Blogger Advocacy and Legislation Committee

Outreach with Early Education Organizations as Library Advocacy

Outreach and advocacy tend to go hand in hand, right? We’re intentional advocates when we’re out in the community. We table. We show-off or model a variety of useful resources, often targeted to the groups were engaging. We play and we talk with families about the library and how our work matches up with their needs. The whole time, we’re telling our story, and promoting its vitality to members of the community. In essence, we’re building relationships with new users.

This topic is on my mind a lot because it adds meaning and purpose to the outreach I do. So, today I’d like to pose a question I’ve asked myself frequently: what does advocacy look like when we outreach to daycares, preschools, head starts, or other early education organizations – especially when our main role is to facilitate a storytime with children?

I serve a heavily populated urban community, so I regularly visit head starts and childcare organizations. I prepare a storytime and talk about the library in simple terms with the children I visit. They know me, often as “Library Man”, and when I come across them outside their schools and in the community, their attention is drawn to me. It’s here, not the early learning environment, where I get to meet a fair number of caregivers. In these moments I advocate and talk about the library as a space for young children to play and learn.

Of course, both the child and the adult are stakeholders in our work. Both will experience our excellent services. Both will tell our story to those they know. Both will advocate our work. Yet the caregiver, the child’s first and best teacher, is generally not present when we visit these spaces. They are a vital part of our advocacy efforts inside early education organizations. How do we level-up our outreach to meet them? Is a chance meeting with a caregiver the best possible advocacy outcome?  What more can we do?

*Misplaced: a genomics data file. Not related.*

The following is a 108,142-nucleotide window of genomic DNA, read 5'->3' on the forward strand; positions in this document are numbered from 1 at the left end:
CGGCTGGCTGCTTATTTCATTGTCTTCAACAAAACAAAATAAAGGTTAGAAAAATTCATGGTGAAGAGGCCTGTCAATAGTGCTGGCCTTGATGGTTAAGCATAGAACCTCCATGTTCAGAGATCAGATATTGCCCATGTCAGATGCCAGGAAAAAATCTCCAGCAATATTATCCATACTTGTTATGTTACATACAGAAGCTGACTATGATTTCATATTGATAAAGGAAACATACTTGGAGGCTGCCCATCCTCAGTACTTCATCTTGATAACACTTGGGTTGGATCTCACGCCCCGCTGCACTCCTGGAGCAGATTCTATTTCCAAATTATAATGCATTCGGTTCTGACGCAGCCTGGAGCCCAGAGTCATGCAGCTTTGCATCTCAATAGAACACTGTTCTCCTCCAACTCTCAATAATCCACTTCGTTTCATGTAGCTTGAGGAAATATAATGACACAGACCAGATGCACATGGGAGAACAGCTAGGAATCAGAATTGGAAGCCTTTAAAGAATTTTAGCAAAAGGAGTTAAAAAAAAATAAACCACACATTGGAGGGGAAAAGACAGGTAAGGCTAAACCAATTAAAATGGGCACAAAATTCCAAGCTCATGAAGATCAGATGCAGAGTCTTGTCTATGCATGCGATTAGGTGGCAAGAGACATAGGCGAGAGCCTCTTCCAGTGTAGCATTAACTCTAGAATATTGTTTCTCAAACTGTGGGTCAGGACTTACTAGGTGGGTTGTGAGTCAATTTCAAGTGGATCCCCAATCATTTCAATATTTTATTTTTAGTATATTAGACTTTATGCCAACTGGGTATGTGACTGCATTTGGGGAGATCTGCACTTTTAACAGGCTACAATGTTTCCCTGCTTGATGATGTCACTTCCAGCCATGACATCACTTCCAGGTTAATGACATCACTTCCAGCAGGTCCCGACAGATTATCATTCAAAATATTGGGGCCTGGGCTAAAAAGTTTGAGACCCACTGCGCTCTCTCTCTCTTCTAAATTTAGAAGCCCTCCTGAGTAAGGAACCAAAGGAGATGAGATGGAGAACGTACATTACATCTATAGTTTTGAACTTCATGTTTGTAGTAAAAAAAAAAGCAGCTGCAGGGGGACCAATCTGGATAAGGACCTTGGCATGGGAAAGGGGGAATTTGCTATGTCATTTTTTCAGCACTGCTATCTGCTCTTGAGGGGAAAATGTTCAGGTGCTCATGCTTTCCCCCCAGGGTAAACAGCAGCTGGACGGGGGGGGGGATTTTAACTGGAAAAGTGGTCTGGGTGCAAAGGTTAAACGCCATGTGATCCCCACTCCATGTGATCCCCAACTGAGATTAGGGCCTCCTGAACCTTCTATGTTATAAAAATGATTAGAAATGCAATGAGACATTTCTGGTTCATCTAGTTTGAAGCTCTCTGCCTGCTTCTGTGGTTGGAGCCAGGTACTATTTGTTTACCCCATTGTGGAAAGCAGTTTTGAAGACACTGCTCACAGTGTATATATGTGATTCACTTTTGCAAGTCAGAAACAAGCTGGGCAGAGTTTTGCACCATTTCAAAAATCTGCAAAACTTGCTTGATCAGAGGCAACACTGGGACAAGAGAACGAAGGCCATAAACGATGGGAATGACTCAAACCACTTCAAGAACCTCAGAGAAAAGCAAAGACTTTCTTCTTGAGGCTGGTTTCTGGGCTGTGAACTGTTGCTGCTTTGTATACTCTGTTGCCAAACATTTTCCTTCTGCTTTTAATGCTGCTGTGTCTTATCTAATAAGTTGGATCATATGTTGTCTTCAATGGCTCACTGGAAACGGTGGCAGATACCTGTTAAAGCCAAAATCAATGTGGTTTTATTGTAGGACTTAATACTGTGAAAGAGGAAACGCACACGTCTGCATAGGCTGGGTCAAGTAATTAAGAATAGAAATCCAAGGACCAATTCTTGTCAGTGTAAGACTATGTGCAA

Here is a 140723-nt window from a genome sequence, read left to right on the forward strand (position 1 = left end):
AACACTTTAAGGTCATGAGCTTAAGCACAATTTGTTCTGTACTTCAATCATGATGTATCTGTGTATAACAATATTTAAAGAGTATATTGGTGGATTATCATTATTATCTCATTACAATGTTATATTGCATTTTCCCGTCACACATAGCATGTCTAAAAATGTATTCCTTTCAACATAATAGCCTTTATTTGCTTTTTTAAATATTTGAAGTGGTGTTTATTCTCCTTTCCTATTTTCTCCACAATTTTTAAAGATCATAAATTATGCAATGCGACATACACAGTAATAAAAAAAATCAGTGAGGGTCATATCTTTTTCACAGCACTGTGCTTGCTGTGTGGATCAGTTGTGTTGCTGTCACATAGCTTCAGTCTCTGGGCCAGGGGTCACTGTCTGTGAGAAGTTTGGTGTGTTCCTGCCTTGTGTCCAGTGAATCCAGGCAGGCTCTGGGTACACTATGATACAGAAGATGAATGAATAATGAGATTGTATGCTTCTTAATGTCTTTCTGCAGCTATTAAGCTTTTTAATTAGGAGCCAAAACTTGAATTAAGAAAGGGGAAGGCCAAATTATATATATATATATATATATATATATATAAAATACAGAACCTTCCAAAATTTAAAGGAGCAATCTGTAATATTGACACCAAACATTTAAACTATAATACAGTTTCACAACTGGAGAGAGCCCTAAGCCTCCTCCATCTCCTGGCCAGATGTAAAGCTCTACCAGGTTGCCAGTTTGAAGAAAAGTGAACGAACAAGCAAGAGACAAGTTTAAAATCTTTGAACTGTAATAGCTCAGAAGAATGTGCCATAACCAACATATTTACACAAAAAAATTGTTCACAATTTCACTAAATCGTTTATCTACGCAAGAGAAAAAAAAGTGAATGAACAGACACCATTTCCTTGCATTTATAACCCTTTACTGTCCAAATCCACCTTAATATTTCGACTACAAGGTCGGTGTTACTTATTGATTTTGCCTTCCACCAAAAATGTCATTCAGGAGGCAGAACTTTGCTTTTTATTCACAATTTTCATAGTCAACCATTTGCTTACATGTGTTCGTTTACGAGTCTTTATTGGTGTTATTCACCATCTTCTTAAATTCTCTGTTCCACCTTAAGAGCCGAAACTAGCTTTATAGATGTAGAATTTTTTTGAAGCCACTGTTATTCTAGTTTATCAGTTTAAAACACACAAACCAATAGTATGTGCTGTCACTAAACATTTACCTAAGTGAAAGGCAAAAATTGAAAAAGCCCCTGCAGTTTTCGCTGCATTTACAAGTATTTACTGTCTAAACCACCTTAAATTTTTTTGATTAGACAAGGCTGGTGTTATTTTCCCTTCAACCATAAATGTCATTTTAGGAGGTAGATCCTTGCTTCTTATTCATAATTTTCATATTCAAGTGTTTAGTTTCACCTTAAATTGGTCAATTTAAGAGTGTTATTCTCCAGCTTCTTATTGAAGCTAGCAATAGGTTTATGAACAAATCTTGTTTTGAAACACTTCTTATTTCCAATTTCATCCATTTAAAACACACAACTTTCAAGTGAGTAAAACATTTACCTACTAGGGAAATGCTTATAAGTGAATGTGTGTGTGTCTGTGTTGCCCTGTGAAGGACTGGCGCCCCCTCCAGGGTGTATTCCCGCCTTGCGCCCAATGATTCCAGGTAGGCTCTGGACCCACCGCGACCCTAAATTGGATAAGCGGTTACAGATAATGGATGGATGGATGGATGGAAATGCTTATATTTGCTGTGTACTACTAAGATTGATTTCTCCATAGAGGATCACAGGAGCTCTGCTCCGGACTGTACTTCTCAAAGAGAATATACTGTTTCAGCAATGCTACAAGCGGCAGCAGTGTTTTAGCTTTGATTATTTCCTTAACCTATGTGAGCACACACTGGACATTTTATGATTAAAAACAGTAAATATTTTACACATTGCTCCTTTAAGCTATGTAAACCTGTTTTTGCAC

I’ve begun to get more involved within early education organizations. We are a valuable component of these partnerships. We provide free, fun, and educational content to these organizations. So, I’ve started to ask to speak to the teachers and aides about library services and early learning. We discuss my library’s teacher card program and storytime kits that offer a collection of exceptional, diverse, thematic books and song ideas they can use. These teachers, aides, and administrators begin to see me more as a collaborator than an occasional visitor.

So how about those caregivers? I’ve found that as my relationships deepens, our education partners are more willing to invite me at times when parents and caregivers are also present. I ask about parent/caregiver education classes or participation components. I pitch ways that I can add value to events, parties, orientations, or graduations. When this succeeds, and it doesn’t always, I have the chance to advocate the vitality of the library to the full spectrum of stakeholders: the children, their teachers and administrators, and their caregivers.

Does this bring them to the library? Not always. That’s the nature of outreach. This advocacy is also about building partnerships and support from community stakeholders who see the value in the work we do. Their support, as active library users or not, is crucial in helping us thrive.

How do you build a deeper connection and make community with your early education partners? How does that relate to your library advocacy? Leave your ideas below!

Nate Halsan is the co-chair of the ALSC Advocacy and Legislation Committee. He is a Youth Services Librarian with the Sacramento Public Library in Sacramento, California.

This post addresses the following ALSC Core Competency: V. Outreach and Advocacy.

One comment

  1. Betsy Diamant-Cohen

    ALA Editions recently published my book, Mother Goose on the Loose: Here, There, and Everywhere which is about multiple adaptation librarians have made to the original Mother Goose on the Loose program in order to use books, songs, and rhymes in appropriate ways for children in settings such as classrooms, Early Headstart, hospitals, prisons, laundromats, home daycares, Sunday schools, parks, WIC clinics, etc. Each section describes the particular outreach program, lists the key features in that particular setting, lists tips for success shaped by the person who developed that version, and may contain a sample program or a “Snapshot” written by the librarian who developed or currently runs the program in that setting.

    Mother Goose on the Loose is just the framework, but the adaptations librarians have created are fabulous and that is why I was pleased to capture so many different successful outreach programs in a volume for children’s librarians. Children’s librarians are finding so many wonderful ways to reach unserved and underserved families; I hope this new book will serve as an inspiration and helpful companion to librarians looking for new ways to connect with their local residents.

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